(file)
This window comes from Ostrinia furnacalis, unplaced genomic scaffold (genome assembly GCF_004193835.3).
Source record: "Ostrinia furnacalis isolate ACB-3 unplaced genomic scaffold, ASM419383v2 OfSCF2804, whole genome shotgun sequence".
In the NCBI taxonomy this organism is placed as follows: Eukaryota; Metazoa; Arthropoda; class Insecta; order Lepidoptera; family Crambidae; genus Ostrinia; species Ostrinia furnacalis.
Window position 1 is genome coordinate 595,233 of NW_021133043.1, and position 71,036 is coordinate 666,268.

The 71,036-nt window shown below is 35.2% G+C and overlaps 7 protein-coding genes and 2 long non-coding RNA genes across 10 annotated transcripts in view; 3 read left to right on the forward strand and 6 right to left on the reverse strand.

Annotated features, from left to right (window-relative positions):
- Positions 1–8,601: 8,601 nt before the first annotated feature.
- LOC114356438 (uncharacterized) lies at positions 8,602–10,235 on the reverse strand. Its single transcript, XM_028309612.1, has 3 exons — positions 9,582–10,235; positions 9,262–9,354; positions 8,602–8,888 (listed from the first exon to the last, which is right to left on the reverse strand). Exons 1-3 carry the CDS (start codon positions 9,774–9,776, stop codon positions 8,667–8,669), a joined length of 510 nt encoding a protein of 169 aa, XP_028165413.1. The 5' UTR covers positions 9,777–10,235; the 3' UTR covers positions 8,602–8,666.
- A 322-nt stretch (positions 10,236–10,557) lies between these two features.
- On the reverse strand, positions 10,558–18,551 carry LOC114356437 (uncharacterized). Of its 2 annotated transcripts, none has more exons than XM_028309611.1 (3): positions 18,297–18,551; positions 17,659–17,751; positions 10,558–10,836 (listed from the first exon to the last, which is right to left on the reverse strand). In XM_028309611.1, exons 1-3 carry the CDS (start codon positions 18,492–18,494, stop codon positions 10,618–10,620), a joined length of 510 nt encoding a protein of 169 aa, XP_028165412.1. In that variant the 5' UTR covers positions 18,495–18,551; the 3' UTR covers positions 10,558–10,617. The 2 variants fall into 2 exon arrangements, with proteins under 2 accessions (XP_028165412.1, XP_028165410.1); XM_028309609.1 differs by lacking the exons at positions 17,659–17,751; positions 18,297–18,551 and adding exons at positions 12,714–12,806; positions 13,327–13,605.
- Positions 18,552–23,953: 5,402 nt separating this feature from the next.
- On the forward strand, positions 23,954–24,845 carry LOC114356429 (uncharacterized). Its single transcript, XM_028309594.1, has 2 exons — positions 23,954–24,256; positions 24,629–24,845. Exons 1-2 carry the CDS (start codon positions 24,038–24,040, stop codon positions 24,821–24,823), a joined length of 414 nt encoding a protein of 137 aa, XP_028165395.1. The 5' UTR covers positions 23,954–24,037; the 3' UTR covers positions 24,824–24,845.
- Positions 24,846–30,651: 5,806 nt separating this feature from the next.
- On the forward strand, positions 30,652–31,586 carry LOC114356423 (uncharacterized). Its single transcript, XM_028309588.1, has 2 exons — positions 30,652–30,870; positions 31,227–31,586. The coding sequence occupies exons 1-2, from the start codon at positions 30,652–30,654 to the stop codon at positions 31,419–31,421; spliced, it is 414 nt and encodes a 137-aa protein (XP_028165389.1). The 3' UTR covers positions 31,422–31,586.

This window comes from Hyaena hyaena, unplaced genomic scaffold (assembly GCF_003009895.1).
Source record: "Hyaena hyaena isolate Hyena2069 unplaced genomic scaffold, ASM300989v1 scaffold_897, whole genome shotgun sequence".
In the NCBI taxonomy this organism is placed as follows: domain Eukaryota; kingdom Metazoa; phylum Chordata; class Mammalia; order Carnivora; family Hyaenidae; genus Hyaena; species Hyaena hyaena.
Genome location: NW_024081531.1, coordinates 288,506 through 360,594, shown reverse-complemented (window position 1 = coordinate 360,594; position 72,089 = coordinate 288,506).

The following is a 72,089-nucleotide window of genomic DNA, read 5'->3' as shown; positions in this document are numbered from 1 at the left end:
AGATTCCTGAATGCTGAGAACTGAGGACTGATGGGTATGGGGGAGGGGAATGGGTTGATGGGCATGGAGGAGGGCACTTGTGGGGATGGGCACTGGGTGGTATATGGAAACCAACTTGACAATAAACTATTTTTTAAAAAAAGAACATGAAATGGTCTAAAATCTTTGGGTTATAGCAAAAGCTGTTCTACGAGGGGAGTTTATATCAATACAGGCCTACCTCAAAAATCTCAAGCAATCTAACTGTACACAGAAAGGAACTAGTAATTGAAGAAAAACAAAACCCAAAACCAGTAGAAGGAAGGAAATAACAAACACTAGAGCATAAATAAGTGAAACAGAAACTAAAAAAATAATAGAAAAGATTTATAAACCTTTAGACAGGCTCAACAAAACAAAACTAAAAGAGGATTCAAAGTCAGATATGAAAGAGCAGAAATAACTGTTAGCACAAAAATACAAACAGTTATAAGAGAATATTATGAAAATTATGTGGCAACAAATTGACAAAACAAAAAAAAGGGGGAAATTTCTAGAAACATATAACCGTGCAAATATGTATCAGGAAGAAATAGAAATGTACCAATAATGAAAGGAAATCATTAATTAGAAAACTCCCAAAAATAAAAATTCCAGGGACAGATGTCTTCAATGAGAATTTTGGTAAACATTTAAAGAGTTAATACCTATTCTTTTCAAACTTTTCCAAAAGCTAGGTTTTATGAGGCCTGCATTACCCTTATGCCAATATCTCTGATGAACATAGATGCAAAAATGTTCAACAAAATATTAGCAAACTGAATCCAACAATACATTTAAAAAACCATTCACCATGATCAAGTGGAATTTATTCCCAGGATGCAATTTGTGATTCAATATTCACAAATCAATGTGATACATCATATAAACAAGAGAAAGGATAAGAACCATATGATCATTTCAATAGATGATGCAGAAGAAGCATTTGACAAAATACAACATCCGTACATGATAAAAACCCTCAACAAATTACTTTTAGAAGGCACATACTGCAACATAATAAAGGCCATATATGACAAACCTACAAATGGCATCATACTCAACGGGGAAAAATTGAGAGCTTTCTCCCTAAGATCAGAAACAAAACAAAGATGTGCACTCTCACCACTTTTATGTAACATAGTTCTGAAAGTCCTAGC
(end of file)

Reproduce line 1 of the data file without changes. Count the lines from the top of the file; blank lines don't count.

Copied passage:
This window comes from Ostrinia furnacalis, unplaced genomic scaffold (genome assembly GCF_004193835.3).